You were never a big fan of VBA ;) On a serious note, I've also "almost" given up on VBA lately. I've realized that I can only accurately calculate first floor reflection (well, also ceiling calculation for that matter but somehow that doesn't show up as expected in the phase response!), but even eliminating that without artifacts seems to be a major challenge. Moreover, floor reflection is filtered in our brains and is completely inaudible, as it's evident in every sound we've ever heard in nature—similar to not seeing your nose even though it's right there in your peripheral vision.
 
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OCA

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But let us assume for the moment that it behaves like a box for modelling purposes
Do you have the length and width of that box handy?
 
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Keith_W

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I found my DSP configurations in EKIO (ref. here) are much much simpler than your most sophisticated/complex DSP configurations. I assume/feel, therefore, room acoustic physical treatments (if possible) would be our "first/primary choice" rather than in depth complex tuning of DSP configuration and measurements thereof; what do you think on this point?

Konnichi wa, Deyuaruzumakku-San. What complex DSP configuration? It is the same as yours! Source + VST + convolver, and that's it!

So VBA can safely be skipped. Eyeballing with PEQs should work fine as well. :p

This is true for me, but it may not be true for you :) I listed a few reasons why the VBA didn't work as well as hoped for me. The theoretical improvements of a VBA are:

1. Improved FR at the MLP. My best VBA certainly did this, and it equalled the Control. It is easy to make the Control look perfect at the MLP, so I would not have expected any less of it, nor can I expect it to be improved. Equalling the control is a superb achievement.

2. Improved ringing. I observed marginally improved ringing with one of the VBA's. I could potentially improve it even more with more complex modelling.

3. Improved off-axis response. This, I did not observe. I still can't find those measurements :( If I recall, all 3 of them looked close to the same, but none were a substantial enough improvement to bother.

Reasons for lack of better results are:

1. Only one reflection across one dimension was modelled, so we should only observe reduction in ringing in that particular frequency and multiples thereof. I might be able to improve ringing by modelling more wavelengths, but I got lazy at that point.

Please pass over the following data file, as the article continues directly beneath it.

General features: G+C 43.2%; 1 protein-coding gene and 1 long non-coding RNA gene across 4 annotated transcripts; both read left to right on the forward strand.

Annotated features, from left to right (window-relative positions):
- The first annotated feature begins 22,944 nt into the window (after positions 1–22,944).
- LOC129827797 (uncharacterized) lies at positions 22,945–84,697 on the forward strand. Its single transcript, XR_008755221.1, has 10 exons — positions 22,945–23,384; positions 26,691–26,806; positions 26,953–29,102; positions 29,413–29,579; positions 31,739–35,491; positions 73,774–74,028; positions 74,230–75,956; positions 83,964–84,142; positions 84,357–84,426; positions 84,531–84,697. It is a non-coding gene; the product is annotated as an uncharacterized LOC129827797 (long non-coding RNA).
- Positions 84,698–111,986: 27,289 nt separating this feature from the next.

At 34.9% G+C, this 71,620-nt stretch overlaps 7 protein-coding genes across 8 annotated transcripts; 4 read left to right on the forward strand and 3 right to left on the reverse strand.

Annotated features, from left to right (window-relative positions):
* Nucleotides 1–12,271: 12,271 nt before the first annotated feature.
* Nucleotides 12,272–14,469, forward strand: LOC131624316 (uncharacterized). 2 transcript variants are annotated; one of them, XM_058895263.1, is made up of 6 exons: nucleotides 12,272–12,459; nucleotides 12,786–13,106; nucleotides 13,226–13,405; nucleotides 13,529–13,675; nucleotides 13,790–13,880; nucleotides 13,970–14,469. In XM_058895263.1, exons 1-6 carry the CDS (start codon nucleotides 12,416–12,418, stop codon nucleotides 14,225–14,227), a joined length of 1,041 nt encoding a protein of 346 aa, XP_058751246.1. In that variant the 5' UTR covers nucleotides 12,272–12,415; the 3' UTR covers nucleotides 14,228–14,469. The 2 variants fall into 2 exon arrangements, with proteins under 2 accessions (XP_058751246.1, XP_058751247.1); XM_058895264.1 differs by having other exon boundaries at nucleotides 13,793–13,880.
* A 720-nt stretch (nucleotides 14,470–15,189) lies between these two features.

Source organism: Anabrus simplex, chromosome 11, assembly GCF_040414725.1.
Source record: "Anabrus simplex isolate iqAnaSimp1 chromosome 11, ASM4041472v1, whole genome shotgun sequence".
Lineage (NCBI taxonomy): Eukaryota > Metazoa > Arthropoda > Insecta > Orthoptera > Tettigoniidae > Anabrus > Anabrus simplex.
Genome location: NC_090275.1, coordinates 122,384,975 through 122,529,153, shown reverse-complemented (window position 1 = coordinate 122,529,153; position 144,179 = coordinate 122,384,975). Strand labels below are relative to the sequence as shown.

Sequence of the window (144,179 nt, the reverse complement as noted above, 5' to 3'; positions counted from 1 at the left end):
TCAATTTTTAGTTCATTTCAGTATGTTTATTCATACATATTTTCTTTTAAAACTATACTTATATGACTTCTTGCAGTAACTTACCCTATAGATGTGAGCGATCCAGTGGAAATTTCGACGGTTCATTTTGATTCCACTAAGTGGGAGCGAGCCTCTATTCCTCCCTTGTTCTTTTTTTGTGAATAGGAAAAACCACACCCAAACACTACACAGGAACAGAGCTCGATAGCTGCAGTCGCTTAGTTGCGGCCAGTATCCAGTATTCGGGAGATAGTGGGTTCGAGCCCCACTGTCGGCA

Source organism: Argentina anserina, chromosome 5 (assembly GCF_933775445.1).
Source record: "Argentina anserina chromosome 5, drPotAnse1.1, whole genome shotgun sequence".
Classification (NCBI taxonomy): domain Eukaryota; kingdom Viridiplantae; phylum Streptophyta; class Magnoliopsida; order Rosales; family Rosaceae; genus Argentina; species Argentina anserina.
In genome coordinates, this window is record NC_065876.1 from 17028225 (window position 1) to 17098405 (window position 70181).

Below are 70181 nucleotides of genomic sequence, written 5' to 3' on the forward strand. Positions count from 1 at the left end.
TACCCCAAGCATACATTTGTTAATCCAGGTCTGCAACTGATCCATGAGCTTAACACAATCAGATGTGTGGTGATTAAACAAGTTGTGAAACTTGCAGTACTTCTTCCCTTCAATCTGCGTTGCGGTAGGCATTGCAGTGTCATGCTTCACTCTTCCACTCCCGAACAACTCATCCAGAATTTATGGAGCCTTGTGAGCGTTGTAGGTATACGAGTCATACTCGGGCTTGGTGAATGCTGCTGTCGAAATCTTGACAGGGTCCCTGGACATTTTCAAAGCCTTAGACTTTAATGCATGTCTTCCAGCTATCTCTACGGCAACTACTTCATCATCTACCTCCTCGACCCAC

2. The model has a lot of assumptions - the room is a box, that reflections bounce as predicted, that the speed of sound is constant (it varies with temperature, humidity, pressure, elevation, etc). The model is only as good as the model maker. Am I a good model maker? Well, would you hire me to model the acoustics of your room? There's your answer ;) I wouldn't hire myself!

I caution against making generalizations from a single data point, particularly because this test has no external controls (i.e. one person making VBA's for everybody). Even if 20 people on ASR report that their VBA's do not work does not invalidate it as a concept. They could all be screwing it up like me. Kind of like 20 people jumping off tall buildings flapping their arms does not prove that flight is impossible ;)

similar to not seeing your nose even though it's right there in your peripheral vision.

I always thought I couldn't see my nose because I am Asian ;) The room dimensions are W6m x L7m x H2.8m.
 
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Keith_W

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You can achieve 6ms delay of first reflections in that room which is perfect accroding to Linkwitz:

Where did you get that diagram from? Link please :)

Unfortunately I can't set my room up like that. There are doors, staircase, etc. I will sacrifice a lot for my sound, but I won't sacrifice access to my bedroom or out the house ;) I know people with better listening rooms and complete freedom in placement (including a guy who has something close to an underground bunker) and they would really benefit from that information.
 

ernestcarl

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2. The model has a lot of assumptions - the room is a box, that reflections bounce as predicted, that the speed of sound is constant (it varies with temperature, humidity, pressure, elevation, etc). The model is only as good as the model maker. Am I a good model maker? Well, would you hire me to model the acoustics of your room? There's your answer ;) I wouldn't hire myself!

Well, yeah, it sure is more expedient to refer to the actual in-room measured acoustics data than trying to fit a very generalized correction filter model you cannot possibly account all variables for.
 

3ll3d00d

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Improved ringing. I observed marginally improved ringing with one of the VBA's. I could potentially improve it even more with more complex modelling.
Is it the graph you showed above? If so, to me it looked like just a change in level (different roll off) accounted for the v minor difference.
 
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Keith_W

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Is it the graph you showed above? If so, to me it looked like just a change in level (different roll off) accounted for the v minor difference.

Yep, you are right. I missed that :)

On another note, Dr. Uli has implemented MSO import into Acourate. He kindly sent me an email inviting me to download the new version (v2.2.1). Here is the MSO filter I generated when I was playing with MSO months ago:

1706644133535.png